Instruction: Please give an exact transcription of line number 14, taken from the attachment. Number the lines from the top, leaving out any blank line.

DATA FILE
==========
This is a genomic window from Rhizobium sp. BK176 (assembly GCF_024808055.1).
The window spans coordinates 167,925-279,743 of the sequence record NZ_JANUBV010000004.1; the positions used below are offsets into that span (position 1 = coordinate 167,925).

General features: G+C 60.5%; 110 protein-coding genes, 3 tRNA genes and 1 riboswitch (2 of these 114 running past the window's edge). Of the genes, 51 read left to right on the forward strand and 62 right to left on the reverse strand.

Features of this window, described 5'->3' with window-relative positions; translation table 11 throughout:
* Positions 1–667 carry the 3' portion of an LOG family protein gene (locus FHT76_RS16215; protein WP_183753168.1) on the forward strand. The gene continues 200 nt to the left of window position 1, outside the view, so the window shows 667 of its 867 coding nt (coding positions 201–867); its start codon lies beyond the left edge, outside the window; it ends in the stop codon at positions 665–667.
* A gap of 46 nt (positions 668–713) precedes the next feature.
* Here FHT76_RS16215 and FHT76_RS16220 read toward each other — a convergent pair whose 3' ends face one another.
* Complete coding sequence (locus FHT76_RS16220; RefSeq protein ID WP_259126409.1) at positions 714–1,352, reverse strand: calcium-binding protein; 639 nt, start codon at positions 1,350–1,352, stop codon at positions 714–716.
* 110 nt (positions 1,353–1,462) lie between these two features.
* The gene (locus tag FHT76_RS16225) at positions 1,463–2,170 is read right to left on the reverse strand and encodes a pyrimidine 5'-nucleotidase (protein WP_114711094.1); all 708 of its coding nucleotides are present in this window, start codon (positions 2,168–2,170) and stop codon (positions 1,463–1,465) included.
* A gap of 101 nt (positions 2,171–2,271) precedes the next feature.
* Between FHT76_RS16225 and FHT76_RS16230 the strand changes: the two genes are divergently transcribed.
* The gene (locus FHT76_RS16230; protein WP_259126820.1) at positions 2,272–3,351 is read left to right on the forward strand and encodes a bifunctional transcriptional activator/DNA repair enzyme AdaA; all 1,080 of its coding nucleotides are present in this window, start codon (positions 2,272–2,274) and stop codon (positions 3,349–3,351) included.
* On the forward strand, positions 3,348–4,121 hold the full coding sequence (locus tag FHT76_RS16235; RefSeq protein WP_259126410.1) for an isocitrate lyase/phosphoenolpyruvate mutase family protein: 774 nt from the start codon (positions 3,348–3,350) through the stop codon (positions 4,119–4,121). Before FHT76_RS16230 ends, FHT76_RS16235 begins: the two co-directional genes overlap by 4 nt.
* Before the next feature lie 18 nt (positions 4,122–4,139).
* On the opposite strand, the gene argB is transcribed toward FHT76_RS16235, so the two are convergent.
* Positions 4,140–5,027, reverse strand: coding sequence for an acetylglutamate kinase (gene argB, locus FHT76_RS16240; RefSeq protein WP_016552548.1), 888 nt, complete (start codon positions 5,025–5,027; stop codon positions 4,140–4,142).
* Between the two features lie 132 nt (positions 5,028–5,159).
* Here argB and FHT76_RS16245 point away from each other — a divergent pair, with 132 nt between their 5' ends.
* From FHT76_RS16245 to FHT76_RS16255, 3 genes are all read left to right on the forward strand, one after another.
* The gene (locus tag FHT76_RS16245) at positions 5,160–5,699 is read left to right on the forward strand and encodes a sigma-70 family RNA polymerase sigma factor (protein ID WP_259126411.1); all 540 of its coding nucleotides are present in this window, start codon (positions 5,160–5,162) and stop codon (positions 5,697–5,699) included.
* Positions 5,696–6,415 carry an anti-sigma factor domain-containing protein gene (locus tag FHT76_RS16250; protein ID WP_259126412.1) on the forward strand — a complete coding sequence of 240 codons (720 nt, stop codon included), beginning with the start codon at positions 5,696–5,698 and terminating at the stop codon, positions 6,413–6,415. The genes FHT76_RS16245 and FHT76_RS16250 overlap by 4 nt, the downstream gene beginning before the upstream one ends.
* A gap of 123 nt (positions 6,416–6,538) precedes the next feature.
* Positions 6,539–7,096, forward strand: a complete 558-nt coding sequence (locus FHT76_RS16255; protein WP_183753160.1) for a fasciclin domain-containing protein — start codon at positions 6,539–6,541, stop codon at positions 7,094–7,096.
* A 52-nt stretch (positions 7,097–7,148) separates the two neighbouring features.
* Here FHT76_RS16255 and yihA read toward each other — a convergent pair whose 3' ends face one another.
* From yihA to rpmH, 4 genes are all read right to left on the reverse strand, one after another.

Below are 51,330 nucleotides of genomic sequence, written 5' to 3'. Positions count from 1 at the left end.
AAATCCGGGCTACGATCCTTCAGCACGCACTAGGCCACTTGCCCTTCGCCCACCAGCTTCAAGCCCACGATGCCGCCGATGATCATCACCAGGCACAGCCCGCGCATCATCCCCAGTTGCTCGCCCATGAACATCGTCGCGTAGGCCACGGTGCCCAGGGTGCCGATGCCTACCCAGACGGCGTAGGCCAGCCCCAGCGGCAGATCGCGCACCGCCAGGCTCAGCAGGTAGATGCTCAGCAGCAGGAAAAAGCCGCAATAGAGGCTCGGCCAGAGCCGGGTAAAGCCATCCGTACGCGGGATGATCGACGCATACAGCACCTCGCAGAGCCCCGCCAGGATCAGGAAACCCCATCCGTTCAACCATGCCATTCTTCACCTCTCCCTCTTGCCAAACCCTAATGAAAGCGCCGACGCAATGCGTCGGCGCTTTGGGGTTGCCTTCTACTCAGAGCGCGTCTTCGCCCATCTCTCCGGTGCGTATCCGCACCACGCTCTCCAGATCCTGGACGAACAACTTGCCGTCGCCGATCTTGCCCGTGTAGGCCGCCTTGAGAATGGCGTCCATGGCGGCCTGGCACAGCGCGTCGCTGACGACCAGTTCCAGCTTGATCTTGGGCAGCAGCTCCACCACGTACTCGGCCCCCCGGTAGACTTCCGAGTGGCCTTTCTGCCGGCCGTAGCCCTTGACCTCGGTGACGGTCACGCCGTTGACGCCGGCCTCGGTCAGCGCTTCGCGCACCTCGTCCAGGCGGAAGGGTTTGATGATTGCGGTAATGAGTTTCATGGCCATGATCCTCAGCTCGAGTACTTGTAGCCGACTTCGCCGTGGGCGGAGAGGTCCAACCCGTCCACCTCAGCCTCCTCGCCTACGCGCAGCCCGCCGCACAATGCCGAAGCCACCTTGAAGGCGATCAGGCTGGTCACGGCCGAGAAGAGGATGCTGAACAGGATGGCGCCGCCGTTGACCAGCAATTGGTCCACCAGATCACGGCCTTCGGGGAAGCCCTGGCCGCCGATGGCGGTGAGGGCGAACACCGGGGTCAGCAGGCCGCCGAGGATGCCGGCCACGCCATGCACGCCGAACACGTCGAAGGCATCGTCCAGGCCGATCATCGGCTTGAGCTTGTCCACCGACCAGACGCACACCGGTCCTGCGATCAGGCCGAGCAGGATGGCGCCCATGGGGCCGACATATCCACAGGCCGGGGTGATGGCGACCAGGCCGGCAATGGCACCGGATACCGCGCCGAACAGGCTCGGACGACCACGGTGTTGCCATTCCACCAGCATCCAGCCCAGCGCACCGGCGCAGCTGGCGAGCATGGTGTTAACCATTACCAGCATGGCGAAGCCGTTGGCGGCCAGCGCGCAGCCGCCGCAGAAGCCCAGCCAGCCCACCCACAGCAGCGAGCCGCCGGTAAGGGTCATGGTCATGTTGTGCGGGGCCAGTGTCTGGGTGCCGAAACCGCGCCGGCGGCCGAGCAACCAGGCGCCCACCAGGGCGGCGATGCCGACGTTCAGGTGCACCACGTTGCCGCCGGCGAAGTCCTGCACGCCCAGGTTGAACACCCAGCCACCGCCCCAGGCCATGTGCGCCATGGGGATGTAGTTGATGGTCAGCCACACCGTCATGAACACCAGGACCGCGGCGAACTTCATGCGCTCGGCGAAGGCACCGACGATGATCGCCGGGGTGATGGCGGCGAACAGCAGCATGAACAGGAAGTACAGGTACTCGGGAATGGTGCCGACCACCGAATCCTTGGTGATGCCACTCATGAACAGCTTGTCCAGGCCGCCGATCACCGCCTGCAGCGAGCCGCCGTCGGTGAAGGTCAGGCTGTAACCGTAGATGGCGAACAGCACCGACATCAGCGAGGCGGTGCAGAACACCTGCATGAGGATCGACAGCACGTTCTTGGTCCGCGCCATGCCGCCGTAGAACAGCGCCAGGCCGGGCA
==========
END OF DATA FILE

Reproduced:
* On the forward strand, positions 3,348–4,121 hold the full coding sequence (locus tag FHT76_RS16235; RefSeq protein WP_259126410.1) for an isocitrate lyase/phosphoenolpyruvate mutase family protein: 774 nt from the start codon (positions 3,348–3,350) through the stop codon (positions 4,119–4,121). Before FHT76_RS16230 ends, FHT76_RS16235 begins: the two co-directional genes overlap by 4 nt.